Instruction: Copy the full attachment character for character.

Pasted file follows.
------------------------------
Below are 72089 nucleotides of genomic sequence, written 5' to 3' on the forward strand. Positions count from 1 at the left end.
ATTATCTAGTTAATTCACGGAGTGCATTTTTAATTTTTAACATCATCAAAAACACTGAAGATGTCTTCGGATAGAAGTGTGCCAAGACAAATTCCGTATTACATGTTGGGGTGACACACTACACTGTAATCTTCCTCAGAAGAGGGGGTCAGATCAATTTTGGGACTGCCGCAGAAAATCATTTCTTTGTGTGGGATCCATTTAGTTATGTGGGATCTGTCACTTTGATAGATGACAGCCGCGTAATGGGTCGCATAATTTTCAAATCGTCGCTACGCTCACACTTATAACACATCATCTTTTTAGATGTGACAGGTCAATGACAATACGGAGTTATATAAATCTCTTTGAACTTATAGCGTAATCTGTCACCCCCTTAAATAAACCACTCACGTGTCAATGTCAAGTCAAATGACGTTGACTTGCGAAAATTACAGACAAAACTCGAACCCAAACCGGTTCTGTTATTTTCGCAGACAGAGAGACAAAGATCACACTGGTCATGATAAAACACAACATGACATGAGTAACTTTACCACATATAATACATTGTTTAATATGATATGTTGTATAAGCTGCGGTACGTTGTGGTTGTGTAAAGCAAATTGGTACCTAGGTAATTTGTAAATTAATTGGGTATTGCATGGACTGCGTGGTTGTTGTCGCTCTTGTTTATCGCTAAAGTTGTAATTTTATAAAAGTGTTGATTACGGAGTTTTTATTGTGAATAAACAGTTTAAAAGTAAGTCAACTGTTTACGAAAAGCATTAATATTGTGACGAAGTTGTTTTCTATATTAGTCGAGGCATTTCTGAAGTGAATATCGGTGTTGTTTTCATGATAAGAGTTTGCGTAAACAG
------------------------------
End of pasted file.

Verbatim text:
Below are 72089 nucleotides of genomic sequence, written 5' to 3' on the forward strand. Positions count from 1 at the left end.
ATTATCTAGTTAATTCACGGAGTGCATTTTTAATTTTTAACATCATCAAAAACACTGAAGATGTCTTCGGATAGAAGTGTGCCAAGACAAATTCCGTATTACATGTTGGGGTGACACACTACACTGTAATCTTCCTCAGAAGAGGGGGTCAGATCAATTTTGGGACTGCCGCAGAAAATCATTTCTTTGTGTGGGATCCATTTAGTTATGTGGGATCTGTCACTTTGATAGATGACAGCCGCGTAATGGGTCGCATAATTTTCAAATCGTCGCTACGCTCACACTTATAACACATCATCTTTTTAGATGTGACAGGTCAATGACAATACGGAGTTATATAAATCTCTTTGAACTTATAGCGTAATCTGTCACCCCCTTAAATAAACCACTCACGTGTCAATGTCAAGTCAAATGACGTTGACTTGCGAAAATTACAGACAAAACTCGAACCCAAACCGGTTCTGTTATTTTCGCAGACAGAGAGACAAAGATCACACTGGTCATGATAAAACACAACATGACATGAGTAACTTTACCACATATAATACATTGTTTAATATGATATGTTGTATAAGCTGCGGTACGTTGTGGTTGTGTAAAGCAAATTGGTACCTAGGTAATTTGTAAATTAATTGGGTATTGCATGGACTGCGTGGTTGTTGTCGCTCTTGTTTATCGCTAAAGTTGTAATTTTATAAAAGTGTTGATTACGGAGTTTTTATTGTGAATAAACAGTTTAAAAGTAAGTCAACTGTTTACGAAAAGCATTAATATTGTGACGAAGTTGTTTTCTATATTAGTCGAGGCATTTCTGAAGTGAATATCGGTGTTGTTTTCATGATAAGAGTTTGCGTAAACAG